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Hemez recommend a text on this topic? To the best of my knowledge, there is no textbook that offers a comprehensive look at V&V in computational physics and engineering. There is no technical journal that deals specifically with V&V. Patrick Roaches book entitled Verification and Validation in Computational Science and Engineering (Hermosa Publishers, 1998) is the closest that one can find, even though it deals almost exclusively with code and calculation verification and does not address model validation, calibration, sensitivity analysis or uncertainty quantification. High-level overviews of V&V have been published as guides by the AIAA (AIAA-G-077-1998) and ASME (V&V in Computational Solid Mechanics). These documents are useful to understand what the various elements of V&V are; they do not, however, provide guidance on how to implement and manage a specific V&V study. Books that I found useful to learn statistical methods for sensitivity analysis and the quantification of uncertainty include: 1) Myers, R.H., Montgomery, D.C., Response Surface Methodology: Process and Product Optimization Using Designed Experiments, Wiley Inter-science, New York, 1995; 2) Saltelli, A., Chan, K., Scott, M., Editors, Sensitivity Analysis, John Wiley & Sons, 2000. There are many manuscripts published yearly at conferences and workshops in the U.S. and Europe that address technical aspects of V&V and its application to specific studies. For example: 1) AIAA Non-deterministic Applications (NDA) Conference; 2) NAFEMS meetings; 3) SEM International Modal Analysis Conference (IMAC); 4) University of Leuven, Belgium International Symposium on Modal Analysis (ISMA). This is to cite only a few. Since there is no single, centralized source of information (such as a textbook), I find that an efficient and cost-effective way to organize and start prioritizing all this information is to attend a short-course on V&V. The only two such short-courses that I know of are those offered by F. Hemez (usually through Los Alamos Dynamics or NAFEMS) or B. Oberkampf and C. Roy (usually through AIAA). _________________________________________________________________ Q: Because V&V can be a huge timely task and most projects are time sensitive, what V&V is worth doing? Any level of V&V that offers the potential of finding an algorithmic deficiency in the codes used, improving prediction accuracy, reducing prediction uncertainty, or improving the modeling rules is worth doing. Time, resources and budget constraints must, however, be taken into account. This is why there is no clear-cut answer to this question: it depends on the environment that one is in, the resources available (in terms of numerical modeling but also physical experimentation) and the needs of customers. An ideal situation would be to commit to V&V and define a multiyear plan that would help improve the predictive capability over the long term, with the understanding that not everything can be achieved at once. One could, for example, put the priority on code verification during the first year, as well as assess the performance of Computer Assisted Design (CAD) and meshing tools. The second year could be devoted to experimental protocols: What types of tests are needed? How many replicates? Etc. The starting point can be high-level meetings with all stakeholders to understand the needs of customers, types of decisions that must typically be made, and how this environment translates into requirements that the predictive capability must, eventually, be able to meet. A tool that I have found to be useful in starting establishing priorities is the PIRT (Phenomenon Identification and Ranking Table). A PIRT analysis of a modeling and predictive capability can provide insight into individual phenomena that are unknown/uncontrollable and, at the same time, can greatly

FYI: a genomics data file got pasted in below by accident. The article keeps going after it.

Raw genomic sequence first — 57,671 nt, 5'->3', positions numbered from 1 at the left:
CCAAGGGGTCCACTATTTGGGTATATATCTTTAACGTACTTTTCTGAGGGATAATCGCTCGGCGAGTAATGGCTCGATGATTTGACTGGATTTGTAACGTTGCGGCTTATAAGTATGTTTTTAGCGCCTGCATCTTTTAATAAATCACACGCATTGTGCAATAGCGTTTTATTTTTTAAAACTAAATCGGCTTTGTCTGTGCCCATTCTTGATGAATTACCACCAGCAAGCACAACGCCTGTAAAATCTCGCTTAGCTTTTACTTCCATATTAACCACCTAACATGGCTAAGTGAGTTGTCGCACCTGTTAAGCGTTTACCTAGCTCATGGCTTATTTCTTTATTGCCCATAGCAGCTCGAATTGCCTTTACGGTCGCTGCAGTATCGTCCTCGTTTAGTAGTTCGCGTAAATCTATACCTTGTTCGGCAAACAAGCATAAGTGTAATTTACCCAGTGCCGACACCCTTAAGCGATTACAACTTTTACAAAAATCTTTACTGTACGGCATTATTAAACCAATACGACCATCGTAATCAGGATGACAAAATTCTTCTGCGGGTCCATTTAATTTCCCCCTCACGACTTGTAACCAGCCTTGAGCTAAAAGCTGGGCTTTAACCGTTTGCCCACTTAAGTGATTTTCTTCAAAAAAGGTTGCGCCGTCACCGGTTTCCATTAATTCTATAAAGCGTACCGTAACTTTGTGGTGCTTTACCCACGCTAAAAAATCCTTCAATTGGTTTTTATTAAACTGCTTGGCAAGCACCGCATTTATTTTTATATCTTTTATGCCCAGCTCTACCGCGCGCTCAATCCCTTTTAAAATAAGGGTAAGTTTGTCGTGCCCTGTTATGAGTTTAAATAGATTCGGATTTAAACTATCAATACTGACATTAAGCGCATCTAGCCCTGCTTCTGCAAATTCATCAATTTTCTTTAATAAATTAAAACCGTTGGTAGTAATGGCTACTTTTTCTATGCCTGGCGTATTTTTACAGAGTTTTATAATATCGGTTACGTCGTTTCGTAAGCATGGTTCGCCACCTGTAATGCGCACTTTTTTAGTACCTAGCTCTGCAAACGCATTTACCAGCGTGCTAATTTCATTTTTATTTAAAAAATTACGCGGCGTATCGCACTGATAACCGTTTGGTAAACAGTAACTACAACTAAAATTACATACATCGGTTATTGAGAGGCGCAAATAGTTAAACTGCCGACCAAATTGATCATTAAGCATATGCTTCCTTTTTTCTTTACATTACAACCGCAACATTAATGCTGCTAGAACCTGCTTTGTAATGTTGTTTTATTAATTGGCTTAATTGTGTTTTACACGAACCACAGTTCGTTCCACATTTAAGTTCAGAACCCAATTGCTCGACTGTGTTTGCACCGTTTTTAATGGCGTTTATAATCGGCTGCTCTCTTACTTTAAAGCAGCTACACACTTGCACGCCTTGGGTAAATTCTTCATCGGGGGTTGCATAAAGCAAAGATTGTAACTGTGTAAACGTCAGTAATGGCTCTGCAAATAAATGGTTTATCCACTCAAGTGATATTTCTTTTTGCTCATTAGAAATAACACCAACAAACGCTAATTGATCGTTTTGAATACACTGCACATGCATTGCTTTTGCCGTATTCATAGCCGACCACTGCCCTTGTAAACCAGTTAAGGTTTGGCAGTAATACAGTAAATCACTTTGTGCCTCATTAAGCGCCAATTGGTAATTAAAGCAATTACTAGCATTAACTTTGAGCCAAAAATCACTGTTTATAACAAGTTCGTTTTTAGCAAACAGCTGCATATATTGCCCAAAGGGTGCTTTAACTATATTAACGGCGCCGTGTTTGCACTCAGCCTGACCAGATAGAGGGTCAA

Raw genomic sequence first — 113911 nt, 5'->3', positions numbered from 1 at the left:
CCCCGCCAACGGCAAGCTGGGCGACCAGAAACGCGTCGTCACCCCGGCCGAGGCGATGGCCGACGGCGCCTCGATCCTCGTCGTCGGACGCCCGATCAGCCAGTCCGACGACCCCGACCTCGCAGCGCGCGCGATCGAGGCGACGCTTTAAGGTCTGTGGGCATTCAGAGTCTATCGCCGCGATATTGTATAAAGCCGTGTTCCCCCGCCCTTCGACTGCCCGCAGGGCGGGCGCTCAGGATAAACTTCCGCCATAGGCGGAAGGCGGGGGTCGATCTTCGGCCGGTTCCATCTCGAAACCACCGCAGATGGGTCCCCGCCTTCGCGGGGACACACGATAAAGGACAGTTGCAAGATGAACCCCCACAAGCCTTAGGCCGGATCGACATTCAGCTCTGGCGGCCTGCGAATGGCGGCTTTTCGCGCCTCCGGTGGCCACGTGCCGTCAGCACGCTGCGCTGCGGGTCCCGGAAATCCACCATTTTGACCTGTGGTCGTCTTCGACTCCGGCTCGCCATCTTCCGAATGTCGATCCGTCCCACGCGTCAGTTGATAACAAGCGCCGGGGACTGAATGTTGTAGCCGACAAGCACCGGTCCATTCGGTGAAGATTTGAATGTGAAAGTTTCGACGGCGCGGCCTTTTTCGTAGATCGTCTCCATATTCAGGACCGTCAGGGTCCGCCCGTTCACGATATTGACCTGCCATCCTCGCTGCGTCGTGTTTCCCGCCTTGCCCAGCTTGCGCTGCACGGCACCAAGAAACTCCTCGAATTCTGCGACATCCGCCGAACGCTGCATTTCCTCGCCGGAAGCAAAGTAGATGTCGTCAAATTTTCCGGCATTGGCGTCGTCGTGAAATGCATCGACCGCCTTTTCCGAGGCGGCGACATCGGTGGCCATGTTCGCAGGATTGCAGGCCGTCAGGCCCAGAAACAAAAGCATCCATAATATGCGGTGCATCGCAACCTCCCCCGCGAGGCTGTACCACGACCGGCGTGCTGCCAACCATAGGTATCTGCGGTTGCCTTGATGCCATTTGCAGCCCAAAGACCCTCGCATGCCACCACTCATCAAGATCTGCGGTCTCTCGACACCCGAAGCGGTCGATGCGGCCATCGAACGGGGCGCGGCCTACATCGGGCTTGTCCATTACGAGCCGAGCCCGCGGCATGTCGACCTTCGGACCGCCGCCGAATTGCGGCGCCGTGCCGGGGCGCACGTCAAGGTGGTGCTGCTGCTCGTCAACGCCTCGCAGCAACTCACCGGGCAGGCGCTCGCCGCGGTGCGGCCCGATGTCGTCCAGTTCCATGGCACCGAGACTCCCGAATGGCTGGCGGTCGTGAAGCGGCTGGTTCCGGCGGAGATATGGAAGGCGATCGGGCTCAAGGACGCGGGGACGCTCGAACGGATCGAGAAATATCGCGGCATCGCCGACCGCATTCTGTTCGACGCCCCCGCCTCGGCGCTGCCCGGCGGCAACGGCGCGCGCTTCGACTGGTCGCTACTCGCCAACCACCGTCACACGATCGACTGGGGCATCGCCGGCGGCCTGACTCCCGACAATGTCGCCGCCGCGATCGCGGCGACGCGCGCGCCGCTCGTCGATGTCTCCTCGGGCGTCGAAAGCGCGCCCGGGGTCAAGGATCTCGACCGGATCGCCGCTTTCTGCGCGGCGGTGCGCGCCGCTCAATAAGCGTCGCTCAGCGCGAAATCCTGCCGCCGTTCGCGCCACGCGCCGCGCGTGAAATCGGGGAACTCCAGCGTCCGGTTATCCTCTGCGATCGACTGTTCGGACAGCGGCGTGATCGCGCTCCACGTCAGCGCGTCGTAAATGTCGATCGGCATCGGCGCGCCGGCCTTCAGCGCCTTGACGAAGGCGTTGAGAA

influence the predictions that one needs to make. For example, we think that energy dissipation due to this particular assembly procedure between two components is both unknown and it can influence the performance of the system to a great extent. If one encounters such combination of lack-of-knowledge and sensitivity (or lack of robustness), then this is where to focus the V&V effort because improving the predictive capability for this particular phenomenon offers the greatest potential in terms of reducing prediction uncertainty. _________________________________________________________________ Q: Please elaborate more on the selection of simple surrogate models for use in V&V. How to make sure they are relevant to the real problem? What I meant by thisand I apologize if this was not made clear during the webinaris that it is sometimes not possible to propagate uncertainty or perform parameter calibration, for example, when the physics-based numerical simulation is expensive to run. A finite element model that takes, for example, two hours to complete can be analyzed a few times a day with no problem. Wrapping, on the other hand, a sampling or optimization procedure around it can rapidly become unrealistic or impractical. Assume that, say, 1,000 runs are needed and it means nearly 3 months of run time! Nobody is going to wait three months for an answer that may not even be a good-quality answer. (A thousand runs may not be nearly enough if you are sampling, say, 10 dimensions or calibrating 10 parameters at once.) It is my experience that it is much more efficient to substitute, at this point, a fast-running surrogate to the physics-based simulation (such as a finite element model). The surrogate model simply builds a relationship between multiple inputs and a single (or multiple) outputs. It can be evaluated in a fraction of a second. Examples are polynomial functions, Component Mode Synthesis (CMS) models, Krigging models, neural networks, support vector machines, etc. Sure, they are approximate and do not include all the physical details of the predictive model but the level of approximation introduced can be controlled. They are only used to map the relationship between inputs and outputs, which is all that one cares about when sampling or optimizing parameters. I was not talking about substituting a surrogate problem to the real problem (reality) of interest to the V&V study. _________________________________________________________________ Q: Slides pertained to uncertainties in simulation, but V&V also critically depends on all stakeholders understanding the variability of test data (for 1 unit and across multiple units of the same design). Any comment? I could not agree more. Understanding the level of uncertainty/variability in the test data, and understanding what may control this variability, is critical to V&V. It should be the starting point of any test-analysis correlation effort because it makes no sense to compare a single prediction to a single measurement if repeating the physical test is likely to change the value of this measurement. Test-analysis comparison makes sense only in the context of the experimental variability. For example, which one of these two statements, (A) or (B), is more credible? (A) The simulation predicts a peak acceleration of 8.2 gs and the measurement is 8.7 gs. (B) The model predicts 8.2 gs and the measurement is 8.7 gs, on average, with a two-sigma variability of 0.4 gs. The test-analysis correlation pictured by statement (A) may look good because the prediction error is only a g. But statement (B) depicts an entirely different picture since the simulation falls outside the +/- 2-sigma bounds of measurements. Of course, there may be contexts where all that is available is a single experiment because a one-of-a-kind system, such as a satellite, is manufactured. But if there is any reason to believe that multiple tests (even on the same structure) will result in some level of variability, then such variability should be estimated and used as the baseline for test-analysis correlation, model updating, propagation of modeling uncertainty, etc.